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What is RFID in information security?
RFID stands for radio frequency identification. It is a technology that incorporates the need of electromagnetic or electrostatic coupling in the radio frequency (RF) area of the electromagnetic spectrum to uniquely recognize an object, animal or person. RFID is coming into enhancing use in market as an alternative to the bar code.
The benefit of RFID is that it does not need direct contact or line-of-sight scanning. An RFID system includes three components such as an antenna and transceiver (often combined into one reader) and a transponder (the tag). The antenna needs radio frequency waves to transmit a signal that activates the transponder.
The use of RFID for personally identifiable data has been the context of debate for years. It raises concerns generally about the protection of personal information. People see a threat in the method that RFID tags can be read without having to face the owner, as the unique identifier of the stamps can be linked to the owner’s personal data.
Moreover, RFID tags can be placed on some goods without the knowledge of the user. Moreover, the tags can be read remotely by some readers that are hidden in the environment, therefore an individual cannot even be acknowledge of being “read”. For example, a user cannot deactivate the detectors in a department store.
When payment is decided by bank card, the purchased product can be associated to the customer. Consequently, the customer can be recognized by name. Therefore, it can be possible to track not only the product, but also the customer from a higher distance.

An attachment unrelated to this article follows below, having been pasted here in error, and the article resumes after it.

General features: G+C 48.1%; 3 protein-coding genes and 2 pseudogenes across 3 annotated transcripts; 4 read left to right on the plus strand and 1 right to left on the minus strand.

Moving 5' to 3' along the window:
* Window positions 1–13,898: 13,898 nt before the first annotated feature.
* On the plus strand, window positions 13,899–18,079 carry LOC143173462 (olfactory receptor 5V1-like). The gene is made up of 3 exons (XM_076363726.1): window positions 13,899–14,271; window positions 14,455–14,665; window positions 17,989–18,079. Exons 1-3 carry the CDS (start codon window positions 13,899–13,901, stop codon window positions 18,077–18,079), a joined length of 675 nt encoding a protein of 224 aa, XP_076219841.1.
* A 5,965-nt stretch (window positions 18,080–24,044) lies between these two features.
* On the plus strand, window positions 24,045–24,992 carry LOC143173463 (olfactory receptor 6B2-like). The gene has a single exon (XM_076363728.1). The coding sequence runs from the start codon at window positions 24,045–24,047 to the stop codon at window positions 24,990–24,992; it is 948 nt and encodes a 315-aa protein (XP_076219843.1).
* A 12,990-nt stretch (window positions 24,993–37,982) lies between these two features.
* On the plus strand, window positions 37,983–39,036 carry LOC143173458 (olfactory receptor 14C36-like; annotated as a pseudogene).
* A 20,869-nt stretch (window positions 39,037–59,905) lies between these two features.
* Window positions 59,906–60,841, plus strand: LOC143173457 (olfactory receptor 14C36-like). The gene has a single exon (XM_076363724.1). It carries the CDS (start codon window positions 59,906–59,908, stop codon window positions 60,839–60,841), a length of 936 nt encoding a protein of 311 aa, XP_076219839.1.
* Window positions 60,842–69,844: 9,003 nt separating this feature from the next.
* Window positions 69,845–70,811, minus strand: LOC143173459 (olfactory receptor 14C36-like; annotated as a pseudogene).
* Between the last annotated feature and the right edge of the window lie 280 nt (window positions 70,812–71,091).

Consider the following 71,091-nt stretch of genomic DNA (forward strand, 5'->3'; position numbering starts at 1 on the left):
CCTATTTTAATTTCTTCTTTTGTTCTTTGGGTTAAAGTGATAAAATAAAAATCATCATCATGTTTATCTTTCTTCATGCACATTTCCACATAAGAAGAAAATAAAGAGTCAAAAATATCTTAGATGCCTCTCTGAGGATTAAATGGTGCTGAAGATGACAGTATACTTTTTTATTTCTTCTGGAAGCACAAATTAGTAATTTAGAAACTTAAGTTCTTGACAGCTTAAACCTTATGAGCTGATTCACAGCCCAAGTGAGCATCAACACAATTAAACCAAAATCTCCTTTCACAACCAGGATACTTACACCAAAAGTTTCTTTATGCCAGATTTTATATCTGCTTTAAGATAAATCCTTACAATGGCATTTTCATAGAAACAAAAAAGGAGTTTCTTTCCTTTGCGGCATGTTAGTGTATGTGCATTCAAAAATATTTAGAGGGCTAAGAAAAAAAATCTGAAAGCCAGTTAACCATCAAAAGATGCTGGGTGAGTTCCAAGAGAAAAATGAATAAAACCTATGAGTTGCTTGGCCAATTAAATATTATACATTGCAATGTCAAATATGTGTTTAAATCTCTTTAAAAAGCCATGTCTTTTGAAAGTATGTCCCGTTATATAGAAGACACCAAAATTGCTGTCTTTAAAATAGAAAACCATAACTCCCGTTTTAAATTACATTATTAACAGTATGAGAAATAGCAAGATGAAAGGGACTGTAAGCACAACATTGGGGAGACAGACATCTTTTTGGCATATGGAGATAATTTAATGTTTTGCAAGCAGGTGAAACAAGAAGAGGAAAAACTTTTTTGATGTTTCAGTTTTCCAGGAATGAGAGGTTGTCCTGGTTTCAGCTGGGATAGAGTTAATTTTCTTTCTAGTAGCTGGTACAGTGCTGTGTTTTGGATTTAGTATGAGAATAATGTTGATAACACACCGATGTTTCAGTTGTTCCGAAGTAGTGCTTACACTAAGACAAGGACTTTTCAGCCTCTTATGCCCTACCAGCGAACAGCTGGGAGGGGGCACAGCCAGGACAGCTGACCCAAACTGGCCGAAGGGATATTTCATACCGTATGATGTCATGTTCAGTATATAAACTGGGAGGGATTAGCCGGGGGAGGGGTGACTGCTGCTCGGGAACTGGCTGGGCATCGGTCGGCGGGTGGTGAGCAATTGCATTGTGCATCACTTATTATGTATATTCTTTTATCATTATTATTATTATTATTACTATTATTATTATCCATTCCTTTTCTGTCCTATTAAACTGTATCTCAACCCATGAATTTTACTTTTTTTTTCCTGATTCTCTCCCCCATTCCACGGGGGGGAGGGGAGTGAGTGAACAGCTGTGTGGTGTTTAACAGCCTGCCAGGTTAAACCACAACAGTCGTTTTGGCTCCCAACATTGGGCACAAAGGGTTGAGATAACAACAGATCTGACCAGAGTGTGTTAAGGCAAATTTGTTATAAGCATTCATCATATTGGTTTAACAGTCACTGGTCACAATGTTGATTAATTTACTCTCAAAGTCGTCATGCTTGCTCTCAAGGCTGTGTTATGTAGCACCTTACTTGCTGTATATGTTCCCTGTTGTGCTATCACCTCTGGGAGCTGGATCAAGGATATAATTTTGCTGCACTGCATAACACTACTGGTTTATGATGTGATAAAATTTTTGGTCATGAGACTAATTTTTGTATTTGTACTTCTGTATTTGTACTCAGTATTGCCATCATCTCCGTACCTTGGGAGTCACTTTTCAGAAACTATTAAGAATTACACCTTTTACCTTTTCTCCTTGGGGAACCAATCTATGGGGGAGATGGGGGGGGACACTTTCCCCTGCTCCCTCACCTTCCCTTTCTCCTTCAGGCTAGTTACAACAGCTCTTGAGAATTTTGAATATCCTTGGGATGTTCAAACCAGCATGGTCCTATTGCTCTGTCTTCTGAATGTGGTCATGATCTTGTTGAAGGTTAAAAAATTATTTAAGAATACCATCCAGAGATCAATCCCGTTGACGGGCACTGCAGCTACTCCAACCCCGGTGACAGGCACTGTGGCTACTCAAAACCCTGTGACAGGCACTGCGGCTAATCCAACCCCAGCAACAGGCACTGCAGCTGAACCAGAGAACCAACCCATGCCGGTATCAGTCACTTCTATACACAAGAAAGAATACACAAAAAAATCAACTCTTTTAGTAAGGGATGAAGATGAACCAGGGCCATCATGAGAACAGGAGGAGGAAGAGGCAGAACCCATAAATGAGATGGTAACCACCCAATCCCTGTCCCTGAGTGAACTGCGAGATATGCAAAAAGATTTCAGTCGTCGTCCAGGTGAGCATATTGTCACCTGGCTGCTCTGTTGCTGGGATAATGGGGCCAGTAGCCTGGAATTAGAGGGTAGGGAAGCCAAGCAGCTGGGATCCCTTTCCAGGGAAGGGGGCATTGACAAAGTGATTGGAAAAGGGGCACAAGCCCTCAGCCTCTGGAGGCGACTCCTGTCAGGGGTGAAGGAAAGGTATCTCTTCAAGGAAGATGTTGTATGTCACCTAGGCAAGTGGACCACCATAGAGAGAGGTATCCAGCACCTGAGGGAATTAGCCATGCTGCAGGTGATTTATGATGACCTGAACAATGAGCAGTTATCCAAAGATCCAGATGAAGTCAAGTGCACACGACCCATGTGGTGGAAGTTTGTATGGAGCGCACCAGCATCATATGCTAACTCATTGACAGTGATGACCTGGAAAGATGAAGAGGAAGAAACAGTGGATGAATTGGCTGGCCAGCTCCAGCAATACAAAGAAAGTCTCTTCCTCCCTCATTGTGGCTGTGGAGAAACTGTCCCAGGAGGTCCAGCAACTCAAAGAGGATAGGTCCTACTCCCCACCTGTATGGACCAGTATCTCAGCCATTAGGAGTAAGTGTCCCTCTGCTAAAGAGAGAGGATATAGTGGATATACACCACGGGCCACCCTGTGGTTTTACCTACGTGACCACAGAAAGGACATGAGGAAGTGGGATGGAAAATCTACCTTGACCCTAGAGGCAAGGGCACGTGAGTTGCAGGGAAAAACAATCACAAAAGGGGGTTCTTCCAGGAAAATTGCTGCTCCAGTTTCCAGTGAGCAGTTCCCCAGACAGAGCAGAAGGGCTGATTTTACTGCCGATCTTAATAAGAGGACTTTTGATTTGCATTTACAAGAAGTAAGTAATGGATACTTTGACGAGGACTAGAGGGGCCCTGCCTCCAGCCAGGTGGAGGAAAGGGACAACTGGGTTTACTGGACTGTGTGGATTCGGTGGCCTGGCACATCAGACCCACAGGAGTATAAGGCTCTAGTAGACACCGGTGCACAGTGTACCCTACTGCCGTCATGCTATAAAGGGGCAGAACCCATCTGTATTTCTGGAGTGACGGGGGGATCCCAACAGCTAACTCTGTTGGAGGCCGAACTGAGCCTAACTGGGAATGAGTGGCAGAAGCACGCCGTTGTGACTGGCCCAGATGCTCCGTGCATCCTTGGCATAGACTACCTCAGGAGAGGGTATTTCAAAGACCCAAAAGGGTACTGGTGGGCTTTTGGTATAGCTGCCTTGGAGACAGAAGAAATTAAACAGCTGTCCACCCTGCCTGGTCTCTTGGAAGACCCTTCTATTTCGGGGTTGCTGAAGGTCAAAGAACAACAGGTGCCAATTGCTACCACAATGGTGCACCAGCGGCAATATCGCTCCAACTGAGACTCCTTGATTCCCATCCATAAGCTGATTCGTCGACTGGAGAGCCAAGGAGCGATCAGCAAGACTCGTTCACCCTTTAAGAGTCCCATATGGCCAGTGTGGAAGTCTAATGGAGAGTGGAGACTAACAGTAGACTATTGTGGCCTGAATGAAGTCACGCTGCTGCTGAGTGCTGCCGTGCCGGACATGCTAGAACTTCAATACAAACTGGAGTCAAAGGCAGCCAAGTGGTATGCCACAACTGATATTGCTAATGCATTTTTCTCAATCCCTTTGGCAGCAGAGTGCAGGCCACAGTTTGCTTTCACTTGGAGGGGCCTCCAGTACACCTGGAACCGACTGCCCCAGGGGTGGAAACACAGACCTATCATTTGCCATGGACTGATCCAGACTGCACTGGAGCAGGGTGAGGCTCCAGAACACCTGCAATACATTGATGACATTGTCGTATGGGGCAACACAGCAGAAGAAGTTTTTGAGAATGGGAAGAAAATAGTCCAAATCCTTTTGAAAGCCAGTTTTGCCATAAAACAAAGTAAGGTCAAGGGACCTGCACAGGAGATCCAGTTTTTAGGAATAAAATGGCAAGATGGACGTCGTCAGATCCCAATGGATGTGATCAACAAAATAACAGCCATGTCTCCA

Of course, radio signals can also be encrypted by several cryptographic approaches, but this can be limited by the memory capacity of passive tags. There are another problem is whether RFID is detrimental to health or to the environment. The RFID related electromagnetic fields (EMF) are usually weak, and the population is exposed to radiation at a rate that is lower than the modern standard limits.
Some commercial RFID chips are passive emitters, which define they have no onboard battery. They send a signal only when a reader powers them with a spray of electrons. Once juiced, these chips advertised their signal indiscriminately within a specific range, generally a few inches to a few feet.
Active emitter chips with internal power can send signals thousands of feet; these are used in the automatic toll-paying devices (such as FasTrak and E-ZPass) that sit on car dashboards, pinging tollgates as autos whiz through.
For protection, RFID signals can be encrypted. But some commercial RFID tags don’t contains security, which is cheap. A general passive RFID chip costs about a quarter, whereas one with encryption capabilities runs about $5. It’s only profitable for the average office building to invest in protected chips.
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